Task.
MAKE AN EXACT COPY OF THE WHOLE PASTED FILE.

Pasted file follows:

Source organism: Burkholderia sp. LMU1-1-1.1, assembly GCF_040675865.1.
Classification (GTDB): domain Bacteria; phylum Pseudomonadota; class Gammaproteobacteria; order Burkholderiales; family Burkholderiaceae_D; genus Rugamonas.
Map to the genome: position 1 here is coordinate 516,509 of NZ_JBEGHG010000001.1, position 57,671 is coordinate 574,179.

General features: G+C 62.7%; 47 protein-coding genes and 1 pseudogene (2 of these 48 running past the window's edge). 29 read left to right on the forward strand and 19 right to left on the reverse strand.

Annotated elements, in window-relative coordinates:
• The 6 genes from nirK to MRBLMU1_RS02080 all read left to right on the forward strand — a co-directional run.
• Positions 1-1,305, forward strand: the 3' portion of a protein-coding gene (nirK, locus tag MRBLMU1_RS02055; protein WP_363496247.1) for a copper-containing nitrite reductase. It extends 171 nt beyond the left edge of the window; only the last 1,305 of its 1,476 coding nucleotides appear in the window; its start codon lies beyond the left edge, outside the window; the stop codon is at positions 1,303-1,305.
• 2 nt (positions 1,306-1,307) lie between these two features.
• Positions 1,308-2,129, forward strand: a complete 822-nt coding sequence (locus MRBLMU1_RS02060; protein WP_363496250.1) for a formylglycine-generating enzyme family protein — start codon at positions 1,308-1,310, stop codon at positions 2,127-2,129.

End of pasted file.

Source organism: Burkholderia sp. LMU1-1-1.1, assembly GCF_040675865.1.
Classification (GTDB): domain Bacteria; phylum Pseudomonadota; class Gammaproteobacteria; order Burkholderiales; family Burkholderiaceae_D; genus Rugamonas.
Map to the genome: position 1 here is coordinate 516,509 of NZ_JBEGHG010000001.1, position 57,671 is coordinate 574,179.

General features: G+C 62.7%; 47 protein-coding genes and 1 pseudogene (2 of these 48 running past the window's edge). 29 read left to right on the forward strand and 19 right to left on the reverse strand.

Annotated elements, in window-relative coordinates:
• The 6 genes from nirK to MRBLMU1_RS02080 all read left to right on the forward strand — a co-directional run.
• Positions 1-1,305, forward strand: the 3' portion of a protein-coding gene (nirK, locus tag MRBLMU1_RS02055; protein WP_363496247.1) for a copper-containing nitrite reductase. It extends 171 nt beyond the left edge of the window; only the last 1,305 of its 1,476 coding nucleotides appear in the window; its start codon lies beyond the left edge, outside the window; the stop codon is at positions 1,303-1,305.
• 2 nt (positions 1,306-1,307) lie between these two features.
• Positions 1,308-2,129, forward strand: a complete 822-nt coding sequence (locus MRBLMU1_RS02060; protein WP_363496250.1) for a formylglycine-generating enzyme family protein — start codon at positions 1,308-1,310, stop codon at positions 2,127-2,129.